High-purity lactase enzymes reduce the likelihood of the milk product developing off flavors. This is of particular use in the production of UHT milk, an ever-growing industry. UHT milk is popular throughout Europe, particularly in countries with centralized dairy operations consisting of a few large units. In these situations, the milk often needs to be transported over long distances, and UHT is favored over standard pasteurized milk as it saves on distribution costs and eliminates the difficulties associated with refrigerated transportation.  

Enzymes are also critical ingredients in cheese production, with some enzymes assisting with coagulation while others contribute flavor. And a new enzyme system composed of hexose oxidase can prevent unwanted cheese browning on pizza, which results when the combination of proteins, reducing sugars and acids interact in a Maillard reaction. The enzyme counteracts this process by reacting with the residual sugars (lactose, glucose and galactose) in cheese to produce non-reducing acids. In addition to oxidizing these sugars, the enzyme has also been shown to reduce mold growth in packaged cheese by acting as an oxygen scavenger.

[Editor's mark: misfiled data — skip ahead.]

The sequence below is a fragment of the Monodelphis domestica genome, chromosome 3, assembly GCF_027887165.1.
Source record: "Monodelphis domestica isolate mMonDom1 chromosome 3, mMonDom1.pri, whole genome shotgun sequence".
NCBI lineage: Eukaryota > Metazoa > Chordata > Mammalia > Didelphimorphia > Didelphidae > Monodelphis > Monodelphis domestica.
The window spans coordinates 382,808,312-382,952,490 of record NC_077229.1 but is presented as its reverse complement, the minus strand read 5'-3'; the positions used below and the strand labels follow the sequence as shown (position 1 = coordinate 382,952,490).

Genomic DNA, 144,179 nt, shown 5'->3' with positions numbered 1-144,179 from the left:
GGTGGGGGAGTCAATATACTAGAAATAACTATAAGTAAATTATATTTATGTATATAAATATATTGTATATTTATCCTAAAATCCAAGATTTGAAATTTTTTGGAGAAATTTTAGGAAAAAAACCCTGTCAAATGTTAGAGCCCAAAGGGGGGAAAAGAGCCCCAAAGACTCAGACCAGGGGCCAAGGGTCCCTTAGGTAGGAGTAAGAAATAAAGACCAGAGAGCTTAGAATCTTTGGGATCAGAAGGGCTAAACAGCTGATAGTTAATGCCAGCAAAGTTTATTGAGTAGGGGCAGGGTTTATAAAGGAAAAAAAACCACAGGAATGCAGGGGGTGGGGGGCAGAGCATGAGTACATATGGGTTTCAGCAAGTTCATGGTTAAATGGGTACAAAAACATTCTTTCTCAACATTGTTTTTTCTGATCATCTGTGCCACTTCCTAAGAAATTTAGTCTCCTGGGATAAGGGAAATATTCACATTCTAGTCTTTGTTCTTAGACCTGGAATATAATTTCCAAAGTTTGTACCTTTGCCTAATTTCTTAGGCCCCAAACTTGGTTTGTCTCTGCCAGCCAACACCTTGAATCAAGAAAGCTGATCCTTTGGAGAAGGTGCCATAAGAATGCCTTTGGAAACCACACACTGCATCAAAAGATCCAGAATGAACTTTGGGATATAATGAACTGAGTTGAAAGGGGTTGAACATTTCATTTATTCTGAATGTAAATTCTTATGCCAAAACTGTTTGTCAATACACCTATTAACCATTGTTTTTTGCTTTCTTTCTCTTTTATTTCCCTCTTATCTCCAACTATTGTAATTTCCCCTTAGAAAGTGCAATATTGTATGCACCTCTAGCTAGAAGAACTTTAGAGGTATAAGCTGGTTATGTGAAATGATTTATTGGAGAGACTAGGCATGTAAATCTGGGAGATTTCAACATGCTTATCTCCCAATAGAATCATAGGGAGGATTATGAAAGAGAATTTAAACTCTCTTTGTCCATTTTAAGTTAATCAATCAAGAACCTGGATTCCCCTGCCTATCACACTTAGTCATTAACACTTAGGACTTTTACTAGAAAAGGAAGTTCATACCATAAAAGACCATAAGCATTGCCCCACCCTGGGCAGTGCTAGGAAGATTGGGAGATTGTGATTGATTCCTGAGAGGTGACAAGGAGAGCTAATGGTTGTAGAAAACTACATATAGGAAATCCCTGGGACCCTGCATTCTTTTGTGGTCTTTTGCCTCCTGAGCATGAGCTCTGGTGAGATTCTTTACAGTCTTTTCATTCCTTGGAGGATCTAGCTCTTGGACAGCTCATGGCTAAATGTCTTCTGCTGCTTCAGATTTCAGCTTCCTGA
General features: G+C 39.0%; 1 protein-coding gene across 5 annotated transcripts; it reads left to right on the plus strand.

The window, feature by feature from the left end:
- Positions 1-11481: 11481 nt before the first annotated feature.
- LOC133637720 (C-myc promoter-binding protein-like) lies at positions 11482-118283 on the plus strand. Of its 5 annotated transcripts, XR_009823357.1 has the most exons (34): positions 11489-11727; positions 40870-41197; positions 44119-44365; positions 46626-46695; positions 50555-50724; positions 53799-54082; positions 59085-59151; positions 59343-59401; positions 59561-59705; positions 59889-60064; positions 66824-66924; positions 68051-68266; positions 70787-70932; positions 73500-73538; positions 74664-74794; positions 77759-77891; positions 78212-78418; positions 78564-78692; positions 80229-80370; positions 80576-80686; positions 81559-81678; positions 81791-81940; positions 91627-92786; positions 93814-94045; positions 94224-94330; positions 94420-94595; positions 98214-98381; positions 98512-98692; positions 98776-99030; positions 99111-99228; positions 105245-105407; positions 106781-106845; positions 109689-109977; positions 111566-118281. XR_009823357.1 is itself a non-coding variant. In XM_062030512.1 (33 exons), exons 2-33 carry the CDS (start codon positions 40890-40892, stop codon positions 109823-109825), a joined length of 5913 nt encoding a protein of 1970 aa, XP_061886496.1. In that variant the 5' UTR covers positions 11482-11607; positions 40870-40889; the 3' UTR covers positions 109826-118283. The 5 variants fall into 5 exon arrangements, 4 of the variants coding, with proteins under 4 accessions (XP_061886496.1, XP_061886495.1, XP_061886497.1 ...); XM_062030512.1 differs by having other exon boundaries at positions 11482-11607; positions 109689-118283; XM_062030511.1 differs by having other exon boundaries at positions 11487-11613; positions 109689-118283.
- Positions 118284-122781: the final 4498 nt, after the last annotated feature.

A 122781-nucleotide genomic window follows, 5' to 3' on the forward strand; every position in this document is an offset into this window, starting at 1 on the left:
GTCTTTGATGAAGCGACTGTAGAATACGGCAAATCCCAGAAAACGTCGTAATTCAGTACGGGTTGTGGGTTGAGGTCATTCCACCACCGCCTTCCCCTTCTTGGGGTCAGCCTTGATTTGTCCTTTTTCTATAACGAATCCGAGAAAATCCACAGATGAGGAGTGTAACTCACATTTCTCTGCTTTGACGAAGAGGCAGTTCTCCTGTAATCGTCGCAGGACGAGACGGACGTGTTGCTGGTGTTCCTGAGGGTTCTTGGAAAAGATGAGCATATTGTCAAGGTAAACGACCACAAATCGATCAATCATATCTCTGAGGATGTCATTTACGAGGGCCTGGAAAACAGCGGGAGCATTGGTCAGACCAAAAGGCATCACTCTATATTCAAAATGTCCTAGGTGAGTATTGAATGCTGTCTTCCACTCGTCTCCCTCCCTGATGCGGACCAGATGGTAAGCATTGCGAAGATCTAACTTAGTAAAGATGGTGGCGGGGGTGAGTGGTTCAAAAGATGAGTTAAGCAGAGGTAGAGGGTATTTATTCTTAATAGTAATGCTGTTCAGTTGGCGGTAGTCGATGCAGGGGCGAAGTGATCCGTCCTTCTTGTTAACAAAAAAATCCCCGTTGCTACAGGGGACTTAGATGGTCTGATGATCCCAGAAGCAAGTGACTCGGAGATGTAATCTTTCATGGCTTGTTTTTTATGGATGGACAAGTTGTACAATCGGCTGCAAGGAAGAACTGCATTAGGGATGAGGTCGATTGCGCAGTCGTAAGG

Transglutaminase enzyme systems are also available for dairy applications. Transglutaminase has the ability to crosslink the amino acids glutamine and lysine, thereby forming covalent bonds both externally - between proteins containing these amino acids - as well as internally - within the same protein. It is this cross-linking activity that can modify the texture of dairy products.

For example, in yogurt, a patented transglutaminase preparation can improve the texture in reduced non-fat solids systems. It can also improve viscosity and perceived creaminess, and during shelf life, reduce syneresis.

In natural cheese manufacturing, transglutaminase has the potential to increase yield by capturing more protein from whey.  And because of its ability to modify texture and bind amino acids, transglutaminase allows for the development of novel process cheese products, with the potential for products with enhanced melt-restriction characteristics.